Shabbos in the Parashah
In this week’s parashah it is said (Bamidbar 15:38) dabeir el bnei yisroel viamarta aleihem viasu lahem tzitzis al kanfei bigdeihem ledorosam venasnu al tzitzis hakanaf pesil techeiles, speak to the Children of Israel and say to them that they shall make themselves tzitzis on the corners of their garments, throughout their generations. Rashi writes that the word pesil is derived from the slaying of the Egyptian firstborn, as the Targum (Aramaic translation) of the word shikul, bereavement, is tichlah, which is the same as the word techeiles. Rashi continues and states that the Egyptian firstborns were slain at night and the color of techeiles is similar to the sky that darkens towards evening. The eight threads in the tzitzis correspond to the eight days that the Jewish People waited from the time they left Egypt until they sang praise to HaShem at the Sea. It is noteworthy that Rashi explains the word techeiles, normally translated as blue-dye wool, to mean death and bereavement. One would think that there would be a more positive interpretation in describing the holy mitzvah of tzitzis. Yet, if one were to examine the word tzitzis, one would see why the interpretation that Rashi offers for the word techeiles actually complements the word tzitzis. In explaining the word tzitzis, Rashi writes (Bamidbar Ibid) that the word tzitzis refers to the pesilim that are suspended from the garment, as it is said (Yechezkel 8:3) vayikacheini bitzitis roshi, and [he] took me by a lock of my head. Alternatively, the word tzitzis is derived from the meaning to see, as regarding tzitzis it is said (Bamidbar 15:39) urisem oso, that you may see it, and it is said (Shir HaShirim 2:9) meititz min hacharacim, peering through the lattices. The definition of the mitzvah of tzitzis is that one is given the opportunity to see the hand of HaShem in this world. The Egyptians chose to ignore the miraculous events that were occurring, so ultimately their firstborn were slain and the Jewish People witnessed the downfall of the entire Egyptian empire. This idea is reflected in the verse regarding the plague of darkness, where it is said (Shemos 10:23) lo rau ish es achiv vilo kamu ish mitachtav sheloshes yamim ulechol bnei yisroel hayah ohr bimoshvosom, no man could see his brother nor could anyone rise from his place for a three-day period; but for all the Children of Israel there was light in their dwellings. This teaches us a profound lesson regarding the world we live in. The gentiles may be submerged in darkness, but the Jewish People can use that darkness to see the true light. On Shabbos, one is granted a neshama yeseira, which allows him to experience the light of Shabbos. When Shabbos ends, one is again plunged into the darkness of the weekday and the exile that we still suffer from. We are given mitzvos, such as tzitzis, Tefillin, and milah, which serve as beacons of light even in the weekday, so that we do not stumble in the darkness. The essential idea of lighting candles in honor of Shabbos is so that one should not stumble (See Rashi Shabbos 25b s.v. hadlakas neir beShabbos). Let us use the Holy Shabbos to illuminate our lives, and to bring the Divine Presence into our homes, so that we will not stumble, and then we will merit true peace and tranquility.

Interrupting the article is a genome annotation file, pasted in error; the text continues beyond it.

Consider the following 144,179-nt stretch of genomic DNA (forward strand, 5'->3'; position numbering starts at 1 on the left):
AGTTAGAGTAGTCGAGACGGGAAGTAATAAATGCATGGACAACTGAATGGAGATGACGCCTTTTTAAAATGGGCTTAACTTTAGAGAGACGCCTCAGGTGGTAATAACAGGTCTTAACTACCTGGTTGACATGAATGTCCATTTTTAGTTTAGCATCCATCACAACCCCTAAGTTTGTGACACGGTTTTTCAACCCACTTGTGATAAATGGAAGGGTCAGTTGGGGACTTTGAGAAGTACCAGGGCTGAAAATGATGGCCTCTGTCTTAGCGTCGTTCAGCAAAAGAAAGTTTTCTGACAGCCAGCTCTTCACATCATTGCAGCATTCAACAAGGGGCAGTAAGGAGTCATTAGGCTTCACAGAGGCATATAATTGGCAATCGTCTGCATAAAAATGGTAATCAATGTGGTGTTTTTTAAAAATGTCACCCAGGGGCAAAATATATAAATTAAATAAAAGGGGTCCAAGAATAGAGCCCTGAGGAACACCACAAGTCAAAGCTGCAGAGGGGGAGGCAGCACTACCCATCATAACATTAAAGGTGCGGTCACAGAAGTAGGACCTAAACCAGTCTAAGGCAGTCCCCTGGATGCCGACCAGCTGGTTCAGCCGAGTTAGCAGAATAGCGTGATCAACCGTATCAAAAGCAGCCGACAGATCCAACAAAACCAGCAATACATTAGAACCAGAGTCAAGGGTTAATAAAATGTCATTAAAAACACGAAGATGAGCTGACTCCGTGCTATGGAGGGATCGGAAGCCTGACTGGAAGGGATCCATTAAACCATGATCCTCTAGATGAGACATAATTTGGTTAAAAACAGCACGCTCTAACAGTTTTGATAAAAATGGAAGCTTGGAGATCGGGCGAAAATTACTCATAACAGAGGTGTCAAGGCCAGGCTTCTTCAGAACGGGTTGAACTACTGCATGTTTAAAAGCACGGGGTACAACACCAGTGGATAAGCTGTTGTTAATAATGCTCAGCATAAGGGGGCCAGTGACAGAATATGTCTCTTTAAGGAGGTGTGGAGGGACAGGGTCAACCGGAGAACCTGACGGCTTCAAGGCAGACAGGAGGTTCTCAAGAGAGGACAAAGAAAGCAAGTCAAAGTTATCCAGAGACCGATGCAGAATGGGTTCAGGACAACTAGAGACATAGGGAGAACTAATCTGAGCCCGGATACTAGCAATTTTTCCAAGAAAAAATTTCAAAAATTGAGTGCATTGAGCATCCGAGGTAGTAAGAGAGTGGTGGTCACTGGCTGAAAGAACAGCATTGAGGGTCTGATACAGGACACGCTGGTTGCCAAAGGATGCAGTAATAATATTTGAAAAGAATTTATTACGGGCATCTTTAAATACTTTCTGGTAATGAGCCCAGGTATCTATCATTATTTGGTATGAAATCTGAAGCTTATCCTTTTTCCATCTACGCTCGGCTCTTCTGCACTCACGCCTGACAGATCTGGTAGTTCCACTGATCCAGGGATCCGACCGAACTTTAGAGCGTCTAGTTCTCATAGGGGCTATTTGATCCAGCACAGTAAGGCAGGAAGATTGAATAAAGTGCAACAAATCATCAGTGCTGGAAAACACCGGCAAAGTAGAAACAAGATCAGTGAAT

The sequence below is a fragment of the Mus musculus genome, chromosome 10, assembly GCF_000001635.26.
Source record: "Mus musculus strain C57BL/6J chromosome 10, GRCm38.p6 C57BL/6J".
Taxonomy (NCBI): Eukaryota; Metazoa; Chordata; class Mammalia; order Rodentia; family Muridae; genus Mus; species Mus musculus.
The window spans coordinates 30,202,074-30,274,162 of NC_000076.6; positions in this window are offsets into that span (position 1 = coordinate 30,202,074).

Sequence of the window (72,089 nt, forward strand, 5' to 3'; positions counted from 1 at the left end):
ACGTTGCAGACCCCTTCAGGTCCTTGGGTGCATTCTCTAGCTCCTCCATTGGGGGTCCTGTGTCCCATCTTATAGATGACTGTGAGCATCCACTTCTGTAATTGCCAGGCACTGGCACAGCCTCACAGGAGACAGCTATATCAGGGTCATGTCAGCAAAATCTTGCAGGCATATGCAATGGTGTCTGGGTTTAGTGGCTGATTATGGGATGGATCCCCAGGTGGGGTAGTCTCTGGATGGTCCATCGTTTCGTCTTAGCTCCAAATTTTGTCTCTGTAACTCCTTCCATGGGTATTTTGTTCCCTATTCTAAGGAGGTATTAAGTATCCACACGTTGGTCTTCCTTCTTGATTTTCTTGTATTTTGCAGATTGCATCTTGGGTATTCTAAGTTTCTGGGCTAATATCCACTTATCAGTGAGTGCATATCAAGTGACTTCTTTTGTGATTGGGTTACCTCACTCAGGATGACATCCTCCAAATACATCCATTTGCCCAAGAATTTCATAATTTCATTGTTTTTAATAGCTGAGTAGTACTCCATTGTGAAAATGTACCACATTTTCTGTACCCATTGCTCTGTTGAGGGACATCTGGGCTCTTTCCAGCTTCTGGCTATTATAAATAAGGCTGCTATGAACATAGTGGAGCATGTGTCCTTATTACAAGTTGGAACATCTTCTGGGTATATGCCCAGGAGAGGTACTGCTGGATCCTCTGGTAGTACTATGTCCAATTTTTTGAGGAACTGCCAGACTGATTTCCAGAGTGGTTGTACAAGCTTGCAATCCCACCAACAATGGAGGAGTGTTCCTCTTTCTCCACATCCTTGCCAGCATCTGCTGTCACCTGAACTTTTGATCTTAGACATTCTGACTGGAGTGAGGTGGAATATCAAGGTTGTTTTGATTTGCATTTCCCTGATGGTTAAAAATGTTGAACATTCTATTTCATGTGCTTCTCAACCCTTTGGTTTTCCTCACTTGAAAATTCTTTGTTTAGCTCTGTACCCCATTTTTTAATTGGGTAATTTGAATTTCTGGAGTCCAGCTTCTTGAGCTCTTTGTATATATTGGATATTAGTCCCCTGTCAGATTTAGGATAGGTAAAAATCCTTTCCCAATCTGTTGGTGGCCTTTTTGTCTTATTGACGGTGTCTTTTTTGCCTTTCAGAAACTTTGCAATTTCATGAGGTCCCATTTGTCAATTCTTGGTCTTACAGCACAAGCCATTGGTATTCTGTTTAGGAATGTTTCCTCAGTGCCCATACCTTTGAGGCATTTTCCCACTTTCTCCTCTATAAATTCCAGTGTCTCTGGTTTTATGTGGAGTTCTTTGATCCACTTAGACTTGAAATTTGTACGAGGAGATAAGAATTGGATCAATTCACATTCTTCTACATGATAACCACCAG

Shabbos in the Zemiros
Composed by the Kabbalists of the seventeenth century
Tzeischem leshalom malachei haShalom malachei elyon mimelech Malchei haMelachim HaKadosh baruch Hu, may your departure be for peace, O angels of peace, angels of the Exalted One, from the King Who reigns over kings, The Holy One, Blessed is He. This passage is difficult to understand, because it would not seem logical to send the angels away, especially after they have just arrived. Many answers are offered to this question, but I would like to suggest a novel approach that sheds light on the essence of a Jew’s existence. It is well-known that the Vilna Gaon had angels who came knocking on his door offering to teach him Torah, and he rejected them, declaring that he wished to gain an understanding of Torah through his own human efforts. Similarly, we can suggest that the angels who escort us home on Friday night are there to protect us and to bless us, but we wish to demonstrate that the Jewish People are on a higher level than the angels, as we have freedom of choice. We wish the angels a peaceful departure, with the intent that we can now focus our efforts on serving HaShem with the capabilities that He has bestowed upon us. We always need HaShem’s help, and Shabbos is a gift that HaShem grants us so that we can attain high levels of holiness, but we must still put in the effort to achieve these spiritual plateaus.
Shabbos in Tefillah
Yishtabach shimcho laad malkeinu, may Your Name be praised forever-our King. It is said (Tehillim 145:1) tehillah leDovid aromimcho Elokai hamelech vaavrcho shimcho liolam vaed, a psalm of praise by Dovid: I will exalt You, my G-d the King, and I will bless Your Name forever and ever. The Radak writes that one explanation of this verse is that I will praise You, HaShem, Your Name that exists for eternity. Similarly, we can suggest that here we are declaring that we will praise HaShem, Whose Name is for eternity.